|Scientific Name:||Phaenicophaeus sumatranus|
|Species Authority:||(Raffles, 1822)|
|Taxonomic Source(s):||del Hoyo, J., Collar, N.J., Christie, D.A., Elliott, A. and Fishpool, L.D.C. 2014. HBW and BirdLife International Illustrated Checklist of the Birds of the World. Lynx Edicions BirdLife International.|
|Red List Category & Criteria:||Near Threatened ver 3.1|
|Reviewer(s):||Butchart, S. & Symes, A.|
|Facilitator/Compiler(s):||Benstead, P., Bird, J., Taylor, J.|
This forest-dependent species is listed as Near Threatened because it is suspected to be undergoing a moderately rapid decline owing to the extensive loss of lowland forests from large areas of the Sundaic lowlands. It is not considered more threatened because it can use secondary habitats and occurs at higher elevations.
|Previously published Red List assessments:||
|Range Description:||Phaenicophaeus sumatranus occurs from south Tenasserim, Myanmar, through peninsular Thailand, Sabah, Sarawak and Peninsular Malaysia, Singapore and Brunei (uncommon), to Kalimantan (including the North Natuna Islands) and Sumatra, Indonesia (BirdLife International 2001). Overall it remains relatively common through large parts of its range.|
Native:Brunei Darussalam; Indonesia; Malaysia; Myanmar; Singapore; Thailand
|Continuing decline in area of occupancy (AOO):||Unknown|
|Extreme fluctuations in area of occupancy (AOO):||No|
|Estimated extent of occurrence (EOO) - km2:||1280000|
|Continuing decline in extent of occurrence (EOO):||Unknown|
|Extreme fluctuations in extent of occurrence (EOO):||No|
|Continuing decline in number of locations:||Unknown|
|Extreme fluctuations in the number of locations:||No|
|Upper elevation limit (metres):||1200|
|Range Map:||Click here to open the map viewer and explore range.|
|Population:||The global population size has not been quantified, but the species is described as generrally fairly common, although localy very common to uncomon in Thailand (del Hoyo et al. 1997).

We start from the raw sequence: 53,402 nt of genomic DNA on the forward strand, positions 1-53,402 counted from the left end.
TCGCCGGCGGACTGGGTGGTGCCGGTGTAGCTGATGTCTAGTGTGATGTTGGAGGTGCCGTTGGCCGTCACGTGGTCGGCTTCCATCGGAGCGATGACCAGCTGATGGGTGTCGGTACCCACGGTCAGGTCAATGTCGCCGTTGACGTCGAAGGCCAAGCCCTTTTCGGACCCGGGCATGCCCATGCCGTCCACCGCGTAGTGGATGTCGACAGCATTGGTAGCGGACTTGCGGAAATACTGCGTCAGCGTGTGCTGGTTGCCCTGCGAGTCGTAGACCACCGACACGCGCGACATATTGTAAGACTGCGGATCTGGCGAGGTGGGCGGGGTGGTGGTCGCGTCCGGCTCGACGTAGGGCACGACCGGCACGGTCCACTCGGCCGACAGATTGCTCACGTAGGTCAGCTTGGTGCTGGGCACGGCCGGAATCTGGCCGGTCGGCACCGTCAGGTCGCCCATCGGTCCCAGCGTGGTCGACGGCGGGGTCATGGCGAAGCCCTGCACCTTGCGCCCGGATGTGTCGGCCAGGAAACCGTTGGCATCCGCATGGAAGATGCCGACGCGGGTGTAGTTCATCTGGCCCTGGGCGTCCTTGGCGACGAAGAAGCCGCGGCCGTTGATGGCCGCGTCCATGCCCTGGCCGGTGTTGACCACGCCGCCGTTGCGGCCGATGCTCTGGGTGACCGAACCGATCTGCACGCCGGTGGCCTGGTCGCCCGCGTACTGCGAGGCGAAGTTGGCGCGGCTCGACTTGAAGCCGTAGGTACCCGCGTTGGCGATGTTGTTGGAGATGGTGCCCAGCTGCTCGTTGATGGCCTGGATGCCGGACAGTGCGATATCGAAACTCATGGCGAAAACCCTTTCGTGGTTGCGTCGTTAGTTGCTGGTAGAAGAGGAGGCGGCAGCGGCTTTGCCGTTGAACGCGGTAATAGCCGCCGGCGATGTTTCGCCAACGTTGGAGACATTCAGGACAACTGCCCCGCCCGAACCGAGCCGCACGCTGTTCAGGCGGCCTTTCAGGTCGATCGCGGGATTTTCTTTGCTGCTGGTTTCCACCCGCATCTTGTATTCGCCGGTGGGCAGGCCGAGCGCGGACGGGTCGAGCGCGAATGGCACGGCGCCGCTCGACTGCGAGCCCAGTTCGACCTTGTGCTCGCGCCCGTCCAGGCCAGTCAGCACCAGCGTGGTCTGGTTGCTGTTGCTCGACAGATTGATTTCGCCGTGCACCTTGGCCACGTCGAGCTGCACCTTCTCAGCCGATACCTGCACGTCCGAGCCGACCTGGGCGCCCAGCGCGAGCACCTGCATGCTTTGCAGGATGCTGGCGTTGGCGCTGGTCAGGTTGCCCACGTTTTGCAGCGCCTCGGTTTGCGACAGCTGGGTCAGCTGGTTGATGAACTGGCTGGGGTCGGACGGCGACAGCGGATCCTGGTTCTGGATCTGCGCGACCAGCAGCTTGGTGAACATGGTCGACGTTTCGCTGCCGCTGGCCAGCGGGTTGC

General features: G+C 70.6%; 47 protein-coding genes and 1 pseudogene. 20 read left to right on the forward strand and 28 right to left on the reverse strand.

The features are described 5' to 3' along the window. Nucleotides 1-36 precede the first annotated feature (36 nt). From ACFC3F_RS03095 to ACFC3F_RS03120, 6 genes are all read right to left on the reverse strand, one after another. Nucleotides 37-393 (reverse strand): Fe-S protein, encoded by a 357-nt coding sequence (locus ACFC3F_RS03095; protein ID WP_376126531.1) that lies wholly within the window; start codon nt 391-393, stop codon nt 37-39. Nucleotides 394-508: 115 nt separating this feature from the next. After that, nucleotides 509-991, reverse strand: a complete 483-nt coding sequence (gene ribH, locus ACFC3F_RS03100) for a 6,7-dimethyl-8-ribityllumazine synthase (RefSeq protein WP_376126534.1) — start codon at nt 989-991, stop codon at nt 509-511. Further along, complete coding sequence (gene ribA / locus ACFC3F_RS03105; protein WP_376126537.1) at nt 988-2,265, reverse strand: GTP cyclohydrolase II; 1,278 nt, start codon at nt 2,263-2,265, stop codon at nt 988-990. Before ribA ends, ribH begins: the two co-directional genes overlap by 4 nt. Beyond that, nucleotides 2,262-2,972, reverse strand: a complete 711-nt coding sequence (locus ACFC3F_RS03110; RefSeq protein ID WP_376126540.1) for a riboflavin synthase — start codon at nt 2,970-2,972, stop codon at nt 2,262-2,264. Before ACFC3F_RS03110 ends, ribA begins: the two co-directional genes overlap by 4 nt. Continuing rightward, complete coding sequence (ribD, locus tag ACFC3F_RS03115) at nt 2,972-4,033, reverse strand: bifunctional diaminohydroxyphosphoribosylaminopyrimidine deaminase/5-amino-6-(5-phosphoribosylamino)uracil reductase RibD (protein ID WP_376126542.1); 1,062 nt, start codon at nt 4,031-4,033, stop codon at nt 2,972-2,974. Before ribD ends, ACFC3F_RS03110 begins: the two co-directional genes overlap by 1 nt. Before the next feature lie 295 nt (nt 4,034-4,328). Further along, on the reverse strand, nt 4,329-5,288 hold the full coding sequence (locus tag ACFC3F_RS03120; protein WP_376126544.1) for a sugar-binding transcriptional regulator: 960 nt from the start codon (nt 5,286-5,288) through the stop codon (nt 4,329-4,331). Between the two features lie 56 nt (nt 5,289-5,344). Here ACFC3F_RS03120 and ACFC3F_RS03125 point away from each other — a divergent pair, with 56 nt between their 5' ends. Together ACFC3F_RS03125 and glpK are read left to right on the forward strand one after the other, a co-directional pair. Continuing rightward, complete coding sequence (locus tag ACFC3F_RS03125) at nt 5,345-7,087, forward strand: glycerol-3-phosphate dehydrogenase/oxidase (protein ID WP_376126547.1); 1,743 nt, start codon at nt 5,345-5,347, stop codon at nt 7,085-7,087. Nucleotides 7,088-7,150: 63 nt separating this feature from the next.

Trend Justification: Forest destruction in the Sundaic lowlands of Indonesia has been extensive, and the situation is little different in Thailand and Malaysia. However, the species's ability to persist in second growth and at higher elevations, where forest destruction has been less severe, means that its decline has probably been moderately rapid; less rapid than for many lowland primary forest specialists.
|Current Population Trend:||Decreasing|
|Habitat and Ecology:||It inhabits primary and secondary forest, including mangroves, durian plantations and peatswamp forest, to 1,000 m. It forages quietly and unobtrusively in the dense crowns of trees on a range of arthropods.|
|Continuing decline in area, extent and/or quality of habitat:||Unknown|
|Generation Length (years):||4.2|
|Movement patterns:||Not a Migrant|
|Major Threat(s):||Rates of forest loss in the Sundaic lowlands have been extremely rapid (Kalimantan lost nearly 25% of its evergreen forest during 1985-1997, and Sumatra lost almost 30% of its 1985 cover), because of a variety of factors, including the escalation of logging and land conversion, with deliberate targeting of all remaining stands of valuable timber including those inside protected areas, plus forest fires (particularly in 1997-1998).|
Conservation Actions Underway
None are known. Conservation Actions Proposed
Protect areas of lowland forest within the species's range. Enforce restrictions on agricultural encroachment and logging within such protected areas. Estimate population trends by calculating rates of forest loss within its range using satellite imagery and remote sensing techniques.
|Citation:||BirdLife International. 2012. Phaenicophaeus sumatranus. The IUCN Red List of Threatened Species 2012: e.T22684095A37991092. . Downloaded on 30 April 2016.|
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